In 1974 Elaine was the first (and only) woman to lead the Black Panther Party. So what did the Black Panthers and Huey Johnson, an environmentalist, have in common? A lot, as we will learn in this interview between Huey and Elaine. Elaine shares the lessons she learned from Huey Johnson and how they have influenced her life's work. She explains her current project aimed to create opportunities for those with "extreme barriers to employment" such as former inmates, disabled people and others. Her passion and spirit should inspire us all.

Alvin Duskin speaks with Huey Johnson about the first wind energy project in California and the world.  How did it happen in 1978? What caused the tide to change? Watch Alvin tell this interesting story.

Businessman and Stanford alumnus, Alvin Duskin shares his wisdom about how to live life with heart, passion and fun. Living in San Francisco in the 1970s, Alvin decided to get involved in community issues and he enjoyed recognition and success for his political activism. He later went on to work at the Senate Energy Committee and became a pioneer in renewable energy and carbon capture.

John Amodio, founding Executive Director of the Tuolumne River Trust, speaks about the battle to save the Tuolumne River in the Central Valley foothills of California.  The battle was waged after the Stanislaus River fell to dam developers and the Tuolumne was the next target of a $1 billion dam complex. A new approach with diverse allies would be important. John shares the approach that saved the Tuolumne River.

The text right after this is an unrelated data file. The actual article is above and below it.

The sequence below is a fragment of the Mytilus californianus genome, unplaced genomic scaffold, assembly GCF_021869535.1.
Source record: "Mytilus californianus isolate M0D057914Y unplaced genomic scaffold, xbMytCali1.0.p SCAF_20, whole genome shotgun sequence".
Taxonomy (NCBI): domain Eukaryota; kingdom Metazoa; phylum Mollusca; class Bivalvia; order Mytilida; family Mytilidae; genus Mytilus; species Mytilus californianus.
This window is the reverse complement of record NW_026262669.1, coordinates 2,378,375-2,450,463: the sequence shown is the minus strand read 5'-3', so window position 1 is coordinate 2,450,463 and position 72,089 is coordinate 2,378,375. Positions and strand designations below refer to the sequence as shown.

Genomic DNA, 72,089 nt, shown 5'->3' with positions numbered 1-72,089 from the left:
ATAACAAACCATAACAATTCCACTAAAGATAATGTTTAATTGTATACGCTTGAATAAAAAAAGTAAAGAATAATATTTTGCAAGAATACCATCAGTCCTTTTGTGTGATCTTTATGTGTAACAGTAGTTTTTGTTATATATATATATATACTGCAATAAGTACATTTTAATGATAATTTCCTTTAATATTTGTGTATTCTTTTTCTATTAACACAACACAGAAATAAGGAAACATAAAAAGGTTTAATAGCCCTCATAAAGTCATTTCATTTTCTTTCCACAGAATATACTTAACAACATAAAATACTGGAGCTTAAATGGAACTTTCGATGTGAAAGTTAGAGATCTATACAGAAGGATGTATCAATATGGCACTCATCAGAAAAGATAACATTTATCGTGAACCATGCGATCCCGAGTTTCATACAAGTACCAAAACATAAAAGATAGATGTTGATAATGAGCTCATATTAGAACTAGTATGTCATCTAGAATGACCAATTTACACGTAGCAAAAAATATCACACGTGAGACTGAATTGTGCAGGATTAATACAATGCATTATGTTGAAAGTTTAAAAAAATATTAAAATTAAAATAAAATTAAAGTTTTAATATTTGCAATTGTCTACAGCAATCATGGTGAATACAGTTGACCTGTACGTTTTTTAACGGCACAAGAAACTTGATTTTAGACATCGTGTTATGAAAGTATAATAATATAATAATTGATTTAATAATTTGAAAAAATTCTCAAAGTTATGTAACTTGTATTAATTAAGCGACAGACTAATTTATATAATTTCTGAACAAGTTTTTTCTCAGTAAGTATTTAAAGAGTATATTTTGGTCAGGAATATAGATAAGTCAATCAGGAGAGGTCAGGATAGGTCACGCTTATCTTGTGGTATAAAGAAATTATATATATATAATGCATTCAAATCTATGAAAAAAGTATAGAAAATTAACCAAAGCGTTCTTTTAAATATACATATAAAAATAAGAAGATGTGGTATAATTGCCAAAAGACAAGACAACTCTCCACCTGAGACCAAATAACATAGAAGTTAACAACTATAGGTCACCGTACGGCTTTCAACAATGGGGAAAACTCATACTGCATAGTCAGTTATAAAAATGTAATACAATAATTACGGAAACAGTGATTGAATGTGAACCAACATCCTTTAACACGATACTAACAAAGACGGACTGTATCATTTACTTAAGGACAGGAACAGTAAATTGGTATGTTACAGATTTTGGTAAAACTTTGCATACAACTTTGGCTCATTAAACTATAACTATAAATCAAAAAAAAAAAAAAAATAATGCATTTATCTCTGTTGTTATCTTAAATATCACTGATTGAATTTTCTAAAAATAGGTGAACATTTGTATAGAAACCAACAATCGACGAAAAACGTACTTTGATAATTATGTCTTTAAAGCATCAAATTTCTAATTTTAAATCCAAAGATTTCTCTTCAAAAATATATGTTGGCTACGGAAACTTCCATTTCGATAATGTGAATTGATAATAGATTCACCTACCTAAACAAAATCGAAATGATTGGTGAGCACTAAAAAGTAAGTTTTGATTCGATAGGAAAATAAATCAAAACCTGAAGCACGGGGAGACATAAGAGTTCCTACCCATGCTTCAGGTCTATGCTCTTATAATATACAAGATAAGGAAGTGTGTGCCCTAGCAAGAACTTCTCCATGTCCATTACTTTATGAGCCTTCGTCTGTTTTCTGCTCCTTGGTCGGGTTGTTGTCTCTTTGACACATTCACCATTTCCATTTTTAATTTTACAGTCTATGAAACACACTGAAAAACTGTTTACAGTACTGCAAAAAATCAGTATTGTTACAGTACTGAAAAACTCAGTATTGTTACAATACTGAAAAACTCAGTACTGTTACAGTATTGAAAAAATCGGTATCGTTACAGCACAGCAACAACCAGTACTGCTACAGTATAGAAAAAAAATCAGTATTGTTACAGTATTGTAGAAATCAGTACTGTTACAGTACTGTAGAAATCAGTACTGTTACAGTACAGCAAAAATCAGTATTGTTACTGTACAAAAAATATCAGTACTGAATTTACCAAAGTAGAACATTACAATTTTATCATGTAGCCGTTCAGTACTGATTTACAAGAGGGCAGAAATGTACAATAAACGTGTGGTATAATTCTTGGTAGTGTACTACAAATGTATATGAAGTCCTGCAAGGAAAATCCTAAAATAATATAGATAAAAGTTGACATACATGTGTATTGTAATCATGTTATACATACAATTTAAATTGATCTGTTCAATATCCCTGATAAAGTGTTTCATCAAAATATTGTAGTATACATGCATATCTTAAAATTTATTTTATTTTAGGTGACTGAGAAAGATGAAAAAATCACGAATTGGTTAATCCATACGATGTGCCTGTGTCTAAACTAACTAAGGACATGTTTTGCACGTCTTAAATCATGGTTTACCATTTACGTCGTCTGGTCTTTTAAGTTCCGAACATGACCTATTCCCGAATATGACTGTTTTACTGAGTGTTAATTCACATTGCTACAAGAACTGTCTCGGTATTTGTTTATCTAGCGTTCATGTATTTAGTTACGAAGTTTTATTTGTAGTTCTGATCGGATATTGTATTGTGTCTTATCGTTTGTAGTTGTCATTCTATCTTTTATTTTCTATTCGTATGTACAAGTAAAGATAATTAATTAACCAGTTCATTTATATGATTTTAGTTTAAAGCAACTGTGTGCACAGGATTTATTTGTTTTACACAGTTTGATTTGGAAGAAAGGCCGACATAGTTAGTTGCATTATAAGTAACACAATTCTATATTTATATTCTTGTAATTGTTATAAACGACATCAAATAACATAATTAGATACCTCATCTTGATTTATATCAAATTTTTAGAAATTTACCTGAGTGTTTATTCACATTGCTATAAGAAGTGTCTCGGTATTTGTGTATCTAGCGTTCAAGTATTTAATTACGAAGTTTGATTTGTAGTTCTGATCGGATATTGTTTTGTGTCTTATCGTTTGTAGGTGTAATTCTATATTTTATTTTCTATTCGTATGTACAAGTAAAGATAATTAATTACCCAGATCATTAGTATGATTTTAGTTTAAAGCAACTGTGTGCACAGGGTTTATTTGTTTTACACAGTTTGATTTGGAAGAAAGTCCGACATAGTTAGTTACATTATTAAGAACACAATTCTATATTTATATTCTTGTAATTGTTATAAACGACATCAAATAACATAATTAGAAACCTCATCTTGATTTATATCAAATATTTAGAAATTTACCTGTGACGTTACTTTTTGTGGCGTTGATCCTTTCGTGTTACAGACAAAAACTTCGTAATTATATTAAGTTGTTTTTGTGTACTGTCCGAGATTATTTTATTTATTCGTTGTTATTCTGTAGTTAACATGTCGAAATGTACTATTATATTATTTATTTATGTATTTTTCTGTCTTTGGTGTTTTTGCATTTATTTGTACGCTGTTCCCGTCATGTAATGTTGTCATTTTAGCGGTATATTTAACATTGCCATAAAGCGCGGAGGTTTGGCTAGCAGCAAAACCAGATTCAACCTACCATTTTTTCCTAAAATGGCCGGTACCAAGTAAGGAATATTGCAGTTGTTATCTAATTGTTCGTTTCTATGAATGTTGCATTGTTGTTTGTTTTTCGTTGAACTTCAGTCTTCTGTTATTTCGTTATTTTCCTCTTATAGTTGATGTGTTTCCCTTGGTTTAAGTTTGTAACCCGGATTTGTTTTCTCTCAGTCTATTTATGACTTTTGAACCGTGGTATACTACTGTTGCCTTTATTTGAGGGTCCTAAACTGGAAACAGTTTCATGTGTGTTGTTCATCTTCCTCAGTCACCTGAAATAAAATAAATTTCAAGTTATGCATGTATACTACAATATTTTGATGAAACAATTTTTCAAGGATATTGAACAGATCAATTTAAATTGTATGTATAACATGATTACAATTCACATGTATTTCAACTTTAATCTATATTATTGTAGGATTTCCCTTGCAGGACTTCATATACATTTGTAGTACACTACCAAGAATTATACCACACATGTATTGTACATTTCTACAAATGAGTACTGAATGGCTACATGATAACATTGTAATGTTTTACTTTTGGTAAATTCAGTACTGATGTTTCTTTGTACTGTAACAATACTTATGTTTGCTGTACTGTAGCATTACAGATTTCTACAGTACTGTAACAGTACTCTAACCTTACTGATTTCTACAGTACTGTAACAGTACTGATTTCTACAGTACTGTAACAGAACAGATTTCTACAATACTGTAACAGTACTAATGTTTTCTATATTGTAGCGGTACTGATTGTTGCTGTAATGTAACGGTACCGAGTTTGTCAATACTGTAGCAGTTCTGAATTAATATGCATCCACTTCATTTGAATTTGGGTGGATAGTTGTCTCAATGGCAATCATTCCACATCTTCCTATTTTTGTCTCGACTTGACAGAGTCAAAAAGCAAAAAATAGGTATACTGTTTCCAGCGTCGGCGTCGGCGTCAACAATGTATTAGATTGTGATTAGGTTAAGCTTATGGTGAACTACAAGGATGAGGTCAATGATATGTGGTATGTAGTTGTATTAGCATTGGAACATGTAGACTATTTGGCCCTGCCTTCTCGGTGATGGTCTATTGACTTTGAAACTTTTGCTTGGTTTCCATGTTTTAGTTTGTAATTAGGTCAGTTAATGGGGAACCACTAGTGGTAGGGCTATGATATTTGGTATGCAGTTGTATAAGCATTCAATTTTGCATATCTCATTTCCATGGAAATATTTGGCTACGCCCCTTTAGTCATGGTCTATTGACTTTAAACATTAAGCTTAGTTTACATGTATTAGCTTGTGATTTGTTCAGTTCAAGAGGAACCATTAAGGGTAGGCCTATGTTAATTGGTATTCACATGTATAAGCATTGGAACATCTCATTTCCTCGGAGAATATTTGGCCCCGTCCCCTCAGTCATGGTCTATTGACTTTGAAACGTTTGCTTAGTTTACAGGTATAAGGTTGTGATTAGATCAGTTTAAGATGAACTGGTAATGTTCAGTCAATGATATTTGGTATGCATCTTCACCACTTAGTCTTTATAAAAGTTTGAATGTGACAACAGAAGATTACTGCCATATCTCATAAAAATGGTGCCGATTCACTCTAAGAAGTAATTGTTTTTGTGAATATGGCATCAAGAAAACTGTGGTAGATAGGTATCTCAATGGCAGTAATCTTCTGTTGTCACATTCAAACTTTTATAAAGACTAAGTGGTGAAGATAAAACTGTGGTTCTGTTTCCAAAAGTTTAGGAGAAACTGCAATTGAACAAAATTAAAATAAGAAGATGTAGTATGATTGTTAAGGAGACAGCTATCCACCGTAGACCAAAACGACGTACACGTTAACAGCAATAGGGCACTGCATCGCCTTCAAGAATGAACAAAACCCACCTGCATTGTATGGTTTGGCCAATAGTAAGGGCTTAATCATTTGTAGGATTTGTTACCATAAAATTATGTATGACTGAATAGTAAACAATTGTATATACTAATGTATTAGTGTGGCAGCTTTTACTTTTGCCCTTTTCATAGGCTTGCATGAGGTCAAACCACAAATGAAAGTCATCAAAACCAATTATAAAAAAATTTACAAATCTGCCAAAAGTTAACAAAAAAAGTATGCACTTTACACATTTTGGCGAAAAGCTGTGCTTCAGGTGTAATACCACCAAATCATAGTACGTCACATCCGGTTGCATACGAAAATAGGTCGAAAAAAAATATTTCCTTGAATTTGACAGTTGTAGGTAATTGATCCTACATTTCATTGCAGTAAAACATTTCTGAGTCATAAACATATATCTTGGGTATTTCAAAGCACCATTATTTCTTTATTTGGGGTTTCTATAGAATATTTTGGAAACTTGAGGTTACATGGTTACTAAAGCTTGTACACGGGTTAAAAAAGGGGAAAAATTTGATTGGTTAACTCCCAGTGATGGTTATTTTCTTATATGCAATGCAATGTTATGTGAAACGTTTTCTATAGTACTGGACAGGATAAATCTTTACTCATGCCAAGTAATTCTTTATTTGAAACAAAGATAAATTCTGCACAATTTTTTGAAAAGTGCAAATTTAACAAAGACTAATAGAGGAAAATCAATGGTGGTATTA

Who cares about San Francisco Bay? They are the Baykeepers! Michael Herz founded the San Francisco Baykeeper 25 years ago to keep the San Francisco Bay clean by enforcing the Clean Water Act through citizen monitoring and reporting.

Have you heard of Copper River salmon? What about the Exxon Valdez oil spill of March 24, 1989?  This massive oil spill off the shore of Cordova, Alaska horrified local fisherman and devastated the community when the Prince William Sound fishery stocks collapsed. Without fish, the economic base of the community was destroyed. Riki Ott shares her story about how she mobilized the community to help in the recovery, and how her experience awakened the need to make corporations more responsible for their actions.